Weathering the Storms

25 May

As I sat down to write today’s post, the tornado sirens went off and everyone here at the Pastoral Center made a beeline to the basement.

As a youth in Southern California in the 1960s and 70s, I became accustomed to the occasional earthquake. We always managed to escape serious harm, though it was always unnerving, to say the least, to see the chandeliers begin to sway.

While I’m relatively new to Eastern Kansas, it seems that we’ve had more than our fair share of tornadic activity this year. The devastating tornadoes in Joplin, Reading, and other Midwestern communities have made national news.

I’ve also been impressed with the way Kansas City-area residents have risen to the occasion as they’ve generously reached out to the many tornado victims in the region, even as new storms make their way to the area.

In reflecting on these natural disasters in our midst, it seems to me that the Lord is calling us to three things.

First, He’s calling us to grow in solidarity, a term popularized by Blessed John Paul II. Solidarity is charity on a societal level. It’s a direct demand of human and Christian brotherhood (see Catechism of the Catholic Church, nos. 1939-42). Solidarity leads us to embrace our interdependence, that we’re all in this together and must identify with our brothers and sisters in need.

Closely related to solidarity is the call to mercy. When we think of mercy, we think primarily of God’s mercy to us, and also our forgiving and being forgiven by others. Yet “mercy” is not some sort of abstract head game. It must take on flesh and be reflected in concrete action. One calls to mind how the Good Samaritan went out of his way to be “neighbor” to the man in need (Luke 10:29-36).  In particular, the Church calls us to practice corporal and spiritual works of mercy. Reaching out to our neighboring communities through myriad relief efforts affords us the awesome opportunity to be the hands and feet of Christ.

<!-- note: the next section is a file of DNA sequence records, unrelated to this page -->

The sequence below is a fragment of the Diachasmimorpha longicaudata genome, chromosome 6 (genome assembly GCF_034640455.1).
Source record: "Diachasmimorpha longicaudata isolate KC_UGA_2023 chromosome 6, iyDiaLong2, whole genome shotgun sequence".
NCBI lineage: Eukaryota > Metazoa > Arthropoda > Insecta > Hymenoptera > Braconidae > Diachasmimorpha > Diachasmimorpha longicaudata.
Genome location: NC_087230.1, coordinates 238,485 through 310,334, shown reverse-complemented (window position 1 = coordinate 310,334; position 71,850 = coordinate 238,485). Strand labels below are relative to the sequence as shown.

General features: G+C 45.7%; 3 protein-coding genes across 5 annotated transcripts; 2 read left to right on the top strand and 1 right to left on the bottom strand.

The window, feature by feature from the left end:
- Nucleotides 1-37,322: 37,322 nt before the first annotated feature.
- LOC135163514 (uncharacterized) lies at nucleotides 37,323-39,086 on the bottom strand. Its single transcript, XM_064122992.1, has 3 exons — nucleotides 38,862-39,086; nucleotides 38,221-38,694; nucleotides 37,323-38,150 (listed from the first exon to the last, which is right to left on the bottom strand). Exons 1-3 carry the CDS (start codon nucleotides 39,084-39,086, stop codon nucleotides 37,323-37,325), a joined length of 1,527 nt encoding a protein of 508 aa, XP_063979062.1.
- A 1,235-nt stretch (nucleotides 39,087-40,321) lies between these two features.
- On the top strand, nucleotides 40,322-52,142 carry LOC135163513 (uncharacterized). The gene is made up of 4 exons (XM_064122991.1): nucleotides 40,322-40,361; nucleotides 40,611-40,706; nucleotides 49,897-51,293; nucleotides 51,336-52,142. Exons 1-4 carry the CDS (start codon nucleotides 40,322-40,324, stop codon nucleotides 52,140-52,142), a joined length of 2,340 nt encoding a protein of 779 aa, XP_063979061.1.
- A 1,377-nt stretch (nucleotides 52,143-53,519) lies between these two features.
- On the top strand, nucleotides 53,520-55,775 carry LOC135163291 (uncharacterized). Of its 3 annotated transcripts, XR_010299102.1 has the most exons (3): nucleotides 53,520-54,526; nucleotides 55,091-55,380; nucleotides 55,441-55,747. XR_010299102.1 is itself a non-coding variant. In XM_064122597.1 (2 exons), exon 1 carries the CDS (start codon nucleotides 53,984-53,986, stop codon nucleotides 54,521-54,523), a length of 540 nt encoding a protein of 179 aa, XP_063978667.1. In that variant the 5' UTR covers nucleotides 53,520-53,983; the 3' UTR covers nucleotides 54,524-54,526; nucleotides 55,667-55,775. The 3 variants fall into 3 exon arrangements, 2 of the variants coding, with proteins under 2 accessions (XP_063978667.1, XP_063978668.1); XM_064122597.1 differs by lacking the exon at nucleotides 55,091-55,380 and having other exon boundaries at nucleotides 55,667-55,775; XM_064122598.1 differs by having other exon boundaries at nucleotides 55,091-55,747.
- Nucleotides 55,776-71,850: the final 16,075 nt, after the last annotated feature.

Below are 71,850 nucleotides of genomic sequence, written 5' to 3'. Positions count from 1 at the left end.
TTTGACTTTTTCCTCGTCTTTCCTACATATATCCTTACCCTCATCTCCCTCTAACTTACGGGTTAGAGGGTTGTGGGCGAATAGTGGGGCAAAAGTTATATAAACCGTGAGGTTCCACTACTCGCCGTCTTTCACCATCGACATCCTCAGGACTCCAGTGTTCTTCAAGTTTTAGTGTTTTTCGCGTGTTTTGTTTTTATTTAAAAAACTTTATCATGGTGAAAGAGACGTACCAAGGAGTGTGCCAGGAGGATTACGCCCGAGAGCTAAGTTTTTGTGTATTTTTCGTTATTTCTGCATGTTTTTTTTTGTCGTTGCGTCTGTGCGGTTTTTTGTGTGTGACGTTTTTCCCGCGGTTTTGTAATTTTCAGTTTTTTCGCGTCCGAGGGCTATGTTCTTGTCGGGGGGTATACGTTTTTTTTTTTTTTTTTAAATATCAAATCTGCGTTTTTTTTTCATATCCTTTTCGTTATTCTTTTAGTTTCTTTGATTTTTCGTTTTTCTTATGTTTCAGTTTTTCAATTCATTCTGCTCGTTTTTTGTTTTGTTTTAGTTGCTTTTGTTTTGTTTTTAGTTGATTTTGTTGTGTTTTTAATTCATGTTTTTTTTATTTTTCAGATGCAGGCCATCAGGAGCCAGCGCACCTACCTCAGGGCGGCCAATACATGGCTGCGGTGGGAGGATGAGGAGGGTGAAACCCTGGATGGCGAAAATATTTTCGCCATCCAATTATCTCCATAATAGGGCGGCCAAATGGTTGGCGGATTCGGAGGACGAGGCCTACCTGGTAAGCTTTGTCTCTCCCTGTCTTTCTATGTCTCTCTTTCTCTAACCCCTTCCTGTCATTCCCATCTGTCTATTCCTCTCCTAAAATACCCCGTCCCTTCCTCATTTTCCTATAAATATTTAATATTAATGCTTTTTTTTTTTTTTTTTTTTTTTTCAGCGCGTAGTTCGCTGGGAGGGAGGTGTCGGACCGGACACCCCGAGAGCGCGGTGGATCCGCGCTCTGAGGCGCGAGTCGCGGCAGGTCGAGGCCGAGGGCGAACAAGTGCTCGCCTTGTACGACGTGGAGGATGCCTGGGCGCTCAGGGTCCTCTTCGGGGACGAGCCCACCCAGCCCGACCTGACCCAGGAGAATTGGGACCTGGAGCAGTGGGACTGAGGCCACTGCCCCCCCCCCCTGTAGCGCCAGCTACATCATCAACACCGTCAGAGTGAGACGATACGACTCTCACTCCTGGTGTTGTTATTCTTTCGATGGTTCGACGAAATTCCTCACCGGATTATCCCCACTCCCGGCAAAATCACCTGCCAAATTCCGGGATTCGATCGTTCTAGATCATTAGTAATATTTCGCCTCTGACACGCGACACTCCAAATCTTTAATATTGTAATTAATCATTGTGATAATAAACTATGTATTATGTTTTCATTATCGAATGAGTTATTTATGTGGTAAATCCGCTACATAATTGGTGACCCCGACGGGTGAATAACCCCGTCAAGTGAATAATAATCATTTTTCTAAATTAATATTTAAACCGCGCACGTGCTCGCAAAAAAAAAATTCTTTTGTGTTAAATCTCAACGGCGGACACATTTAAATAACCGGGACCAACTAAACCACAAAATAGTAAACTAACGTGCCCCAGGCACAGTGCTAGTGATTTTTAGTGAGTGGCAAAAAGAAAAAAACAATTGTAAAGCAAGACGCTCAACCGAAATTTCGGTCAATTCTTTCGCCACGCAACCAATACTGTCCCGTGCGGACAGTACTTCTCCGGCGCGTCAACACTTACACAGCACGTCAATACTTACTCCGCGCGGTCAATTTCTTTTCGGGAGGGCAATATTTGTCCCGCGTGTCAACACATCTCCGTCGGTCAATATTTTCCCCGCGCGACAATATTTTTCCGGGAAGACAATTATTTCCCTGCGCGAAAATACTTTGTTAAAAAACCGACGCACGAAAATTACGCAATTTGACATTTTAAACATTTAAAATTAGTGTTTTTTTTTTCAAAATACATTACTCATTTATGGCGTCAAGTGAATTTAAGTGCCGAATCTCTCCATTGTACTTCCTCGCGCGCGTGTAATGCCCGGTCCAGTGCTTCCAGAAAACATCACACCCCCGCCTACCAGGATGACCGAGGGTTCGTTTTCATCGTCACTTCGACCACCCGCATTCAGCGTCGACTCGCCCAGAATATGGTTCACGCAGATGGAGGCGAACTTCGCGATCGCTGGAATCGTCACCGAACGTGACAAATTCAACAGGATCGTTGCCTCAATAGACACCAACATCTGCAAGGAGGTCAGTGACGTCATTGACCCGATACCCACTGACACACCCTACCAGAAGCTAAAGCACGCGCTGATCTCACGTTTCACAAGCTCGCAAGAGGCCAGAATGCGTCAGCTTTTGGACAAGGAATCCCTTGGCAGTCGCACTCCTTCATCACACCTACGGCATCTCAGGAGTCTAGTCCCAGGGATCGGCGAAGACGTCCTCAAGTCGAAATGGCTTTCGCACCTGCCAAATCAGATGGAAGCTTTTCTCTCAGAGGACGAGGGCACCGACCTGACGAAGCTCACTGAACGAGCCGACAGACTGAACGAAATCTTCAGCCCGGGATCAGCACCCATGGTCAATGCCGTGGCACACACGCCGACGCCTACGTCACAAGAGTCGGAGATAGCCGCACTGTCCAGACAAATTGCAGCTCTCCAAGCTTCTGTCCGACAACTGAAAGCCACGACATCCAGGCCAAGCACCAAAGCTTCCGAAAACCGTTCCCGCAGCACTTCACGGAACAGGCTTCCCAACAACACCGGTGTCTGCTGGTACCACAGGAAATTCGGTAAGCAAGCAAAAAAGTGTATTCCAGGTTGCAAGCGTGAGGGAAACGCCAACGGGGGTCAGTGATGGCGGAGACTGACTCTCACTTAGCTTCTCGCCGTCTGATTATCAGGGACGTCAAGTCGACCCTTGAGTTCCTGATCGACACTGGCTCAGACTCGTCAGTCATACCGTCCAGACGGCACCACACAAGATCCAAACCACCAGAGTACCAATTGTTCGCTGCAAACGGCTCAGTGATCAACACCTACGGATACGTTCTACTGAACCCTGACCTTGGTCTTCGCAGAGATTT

Most importantly, our Lord is calling us to readiness, as these natural disasters remind us that we truly do not know the day or the hour that the Lord will call us to give an account for our lives. Just as we don’t want to be caught unprepared when the storms hit, we don’t want to be caught off guard should Our Lord call us to Himself unexpectedly. We must have our spiritual house in order.

This reflection reminds me of Our Lord’s words in Matthew 7:24-27:

“Everyone who listens to these words of mine and acts on them will be like a wise man who built his house on rock.The rain fell, the floods came, and the winds blew and buffeted the house. But it did not collapse; it had been set solidly on rock. And everyone who listens to these words of mine but does not act on them will be like a fool who built his house on sand.The rain fell, the floods came, and the winds blew and buffeted the house. And it collapsed and was completely ruined.”

As we’ve tragically witnessed in Joplin and elsewhere in recent days, no house is able to physically withstand the violent assaults of a powerful tornado. But the question for us is: On what–or rather, on Whom–is our spiritual house built? If we build our “house” on the Word of God, we can withstand anything the devil, the flesh, and the world could possibly throw at us.

Have we built wisely?     

Archbishop Naumann has asked all parishes in the Archdiocese to take up a special collection to assist the victims of the tornadoes in Reading, KS, Joplin, MO, and neighboring areas. You may also donate online right now. Please be generous!

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